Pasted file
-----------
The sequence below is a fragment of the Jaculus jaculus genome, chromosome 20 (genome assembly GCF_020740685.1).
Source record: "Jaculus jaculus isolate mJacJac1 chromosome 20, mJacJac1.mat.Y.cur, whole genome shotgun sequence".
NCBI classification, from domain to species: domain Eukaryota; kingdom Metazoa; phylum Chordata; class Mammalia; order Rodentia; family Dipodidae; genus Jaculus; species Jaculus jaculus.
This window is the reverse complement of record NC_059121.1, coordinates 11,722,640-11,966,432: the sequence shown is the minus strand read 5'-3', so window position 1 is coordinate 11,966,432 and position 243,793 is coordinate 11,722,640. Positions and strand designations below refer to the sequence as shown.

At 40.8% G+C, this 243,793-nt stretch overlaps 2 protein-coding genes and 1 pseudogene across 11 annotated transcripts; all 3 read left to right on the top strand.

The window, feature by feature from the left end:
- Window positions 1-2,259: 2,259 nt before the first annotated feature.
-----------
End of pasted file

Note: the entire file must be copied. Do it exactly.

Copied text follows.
The sequence below is a fragment of the Jaculus jaculus genome, chromosome 20 (genome assembly GCF_020740685.1).
Source record: "Jaculus jaculus isolate mJacJac1 chromosome 20, mJacJac1.mat.Y.cur, whole genome shotgun sequence".
NCBI classification, from domain to species: domain Eukaryota; kingdom Metazoa; phylum Chordata; class Mammalia; order Rodentia; family Dipodidae; genus Jaculus; species Jaculus jaculus.
This window is the reverse complement of record NC_059121.1, coordinates 11,722,640-11,966,432: the sequence shown is the minus strand read 5'-3', so window position 1 is coordinate 11,966,432 and position 243,793 is coordinate 11,722,640. Positions and strand designations below refer to the sequence as shown.

At 40.8% G+C, this 243,793-nt stretch overlaps 2 protein-coding genes and 1 pseudogene across 11 annotated transcripts; all 3 read left to right on the top strand.

The window, feature by feature from the left end:
- Window positions 1-2,259: 2,259 nt before the first annotated feature.